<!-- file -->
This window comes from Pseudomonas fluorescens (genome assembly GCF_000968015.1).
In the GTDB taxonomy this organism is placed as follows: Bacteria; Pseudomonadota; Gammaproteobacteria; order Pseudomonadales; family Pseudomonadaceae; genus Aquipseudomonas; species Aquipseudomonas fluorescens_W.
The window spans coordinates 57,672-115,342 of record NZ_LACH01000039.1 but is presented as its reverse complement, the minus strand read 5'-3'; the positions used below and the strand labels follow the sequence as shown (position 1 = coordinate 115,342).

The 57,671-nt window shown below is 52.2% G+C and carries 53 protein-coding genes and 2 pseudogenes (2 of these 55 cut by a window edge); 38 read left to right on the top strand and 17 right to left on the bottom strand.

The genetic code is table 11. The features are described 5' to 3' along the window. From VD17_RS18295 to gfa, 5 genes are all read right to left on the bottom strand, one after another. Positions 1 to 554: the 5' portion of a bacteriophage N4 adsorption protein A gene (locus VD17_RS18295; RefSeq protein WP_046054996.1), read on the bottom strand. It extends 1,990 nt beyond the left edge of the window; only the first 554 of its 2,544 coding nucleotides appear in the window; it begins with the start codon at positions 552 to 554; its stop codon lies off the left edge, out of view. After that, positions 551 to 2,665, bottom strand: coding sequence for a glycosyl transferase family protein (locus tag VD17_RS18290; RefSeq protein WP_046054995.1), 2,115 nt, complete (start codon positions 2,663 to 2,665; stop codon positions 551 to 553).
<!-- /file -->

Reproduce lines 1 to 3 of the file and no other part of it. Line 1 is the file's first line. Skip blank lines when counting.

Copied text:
This window comes from Pseudomonas fluorescens (genome assembly GCF_000968015.1).
In the GTDB taxonomy this organism is placed as follows: Bacteria; Pseudomonadota; Gammaproteobacteria; order Pseudomonadales; family Pseudomonadaceae; genus Aquipseudomonas; species Aquipseudomonas fluorescens_W.
The window spans coordinates 57,672-115,342 of record NZ_LACH01000039.1 but is presented as its reverse complement, the minus strand read 5'-3'; the positions used below and the strand labels follow the sequence as shown (position 1 = coordinate 115,342).